jueves, 5 de febrero de 2015

February 5: The new Japanese government in 1597 ordered the murder of Japanese Christians because they considered it a threat to Japanese society.

                 St. Paul Miki & his companions, Martyrs (+ 1597) - Memorial

The term "Kurisuchan" comes from Portuguese cristão, because the Portuguese wehere who introduced Christianity to Japan. Portuguese missionaries were called "bateren" or "fathers" and sometimes called them "Iruman" in Portuguese "irmão".

A EUROPEAN ENGRAVING OF 26 MARTYRS who were crucified in Nagasaki, Japan in 1597.

The Portuguese ships began arriving in Japan in 1543 with the mission to indoctrinate the Japanese and induce the Catholic religion in order to stop them being brutal and heartless heretics. The first missionaries were the Franciscans and the Dominicans. Then came the Spanish Jesuit Francisco Xavier (Pattern Xaverian) who came with Cosme de Torres and Father Juan Fernández, who arrived at the port of Kogoshima, with a mission to indoctrinate Japanese.

The Christian martyrs of Nagasaki . 16-17th-century Japanese painting.

The Jesuits, under the leadership of Francisco Xavier, managed to indoctrinate over 300,000 Japanese with Christian dogmas.

The reasons for persecution of Christians in Japan are complex, but the government feared that missionaries and converts were stalking horses for European conquerors to subjugate Japan. The first victims, six Franciscan friars and 20 converts, were crucified in Nagasaki in 1597; by 1630 Christians were driven underground, yet they persisted in the faith for centuries until contact was reestablished.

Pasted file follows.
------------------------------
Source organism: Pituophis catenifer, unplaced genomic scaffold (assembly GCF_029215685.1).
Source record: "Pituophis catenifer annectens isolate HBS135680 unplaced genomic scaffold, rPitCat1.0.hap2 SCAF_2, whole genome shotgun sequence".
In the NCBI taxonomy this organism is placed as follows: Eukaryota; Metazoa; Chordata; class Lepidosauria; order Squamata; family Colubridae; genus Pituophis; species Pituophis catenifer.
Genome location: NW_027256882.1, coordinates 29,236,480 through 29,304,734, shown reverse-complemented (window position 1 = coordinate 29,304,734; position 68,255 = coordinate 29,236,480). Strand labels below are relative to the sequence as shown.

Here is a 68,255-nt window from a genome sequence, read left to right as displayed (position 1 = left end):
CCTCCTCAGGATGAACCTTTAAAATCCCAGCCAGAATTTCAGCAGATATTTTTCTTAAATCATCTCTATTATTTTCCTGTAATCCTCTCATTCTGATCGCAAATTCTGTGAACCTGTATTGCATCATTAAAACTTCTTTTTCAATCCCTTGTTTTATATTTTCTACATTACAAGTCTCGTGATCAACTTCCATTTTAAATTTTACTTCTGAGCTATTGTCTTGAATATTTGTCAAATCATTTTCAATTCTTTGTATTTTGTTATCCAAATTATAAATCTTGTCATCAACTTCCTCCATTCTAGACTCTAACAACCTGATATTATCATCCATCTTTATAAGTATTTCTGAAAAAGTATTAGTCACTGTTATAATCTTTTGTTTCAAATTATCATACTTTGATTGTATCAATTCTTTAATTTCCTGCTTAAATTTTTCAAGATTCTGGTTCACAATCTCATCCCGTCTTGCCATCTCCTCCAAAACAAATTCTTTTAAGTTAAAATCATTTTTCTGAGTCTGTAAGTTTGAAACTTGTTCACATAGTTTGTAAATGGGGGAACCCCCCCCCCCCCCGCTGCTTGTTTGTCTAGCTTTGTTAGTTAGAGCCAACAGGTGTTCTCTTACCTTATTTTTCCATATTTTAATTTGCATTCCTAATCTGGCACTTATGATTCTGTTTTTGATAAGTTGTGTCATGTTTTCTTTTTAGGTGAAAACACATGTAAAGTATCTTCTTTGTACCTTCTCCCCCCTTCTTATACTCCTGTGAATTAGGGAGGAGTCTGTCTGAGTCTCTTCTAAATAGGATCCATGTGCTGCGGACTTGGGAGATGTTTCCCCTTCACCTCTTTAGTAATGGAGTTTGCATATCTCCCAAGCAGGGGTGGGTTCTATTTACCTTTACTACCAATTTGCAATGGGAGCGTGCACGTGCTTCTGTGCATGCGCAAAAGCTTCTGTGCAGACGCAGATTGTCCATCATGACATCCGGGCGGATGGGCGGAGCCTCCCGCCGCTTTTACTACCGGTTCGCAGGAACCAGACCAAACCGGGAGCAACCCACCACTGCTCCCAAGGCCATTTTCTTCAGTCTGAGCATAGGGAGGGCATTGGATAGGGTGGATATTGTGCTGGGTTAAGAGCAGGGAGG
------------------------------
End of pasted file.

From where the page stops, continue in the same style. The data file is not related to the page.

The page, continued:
1597 A group of Japanese Christians were killed by the new government for being seen as a threat to Japanese society: The Twenty-six Martyrs of Japan.

The first Martyrs of Japan were canonized in 1862. They are commemorated on February 5 when, on that date in 1597, twenty-six missionaries and converts were killed by crucifixion. Two hundred and fifty years later, when Christian missionaries returned to Japan, they found a community of Japanese Christians that had survived underground.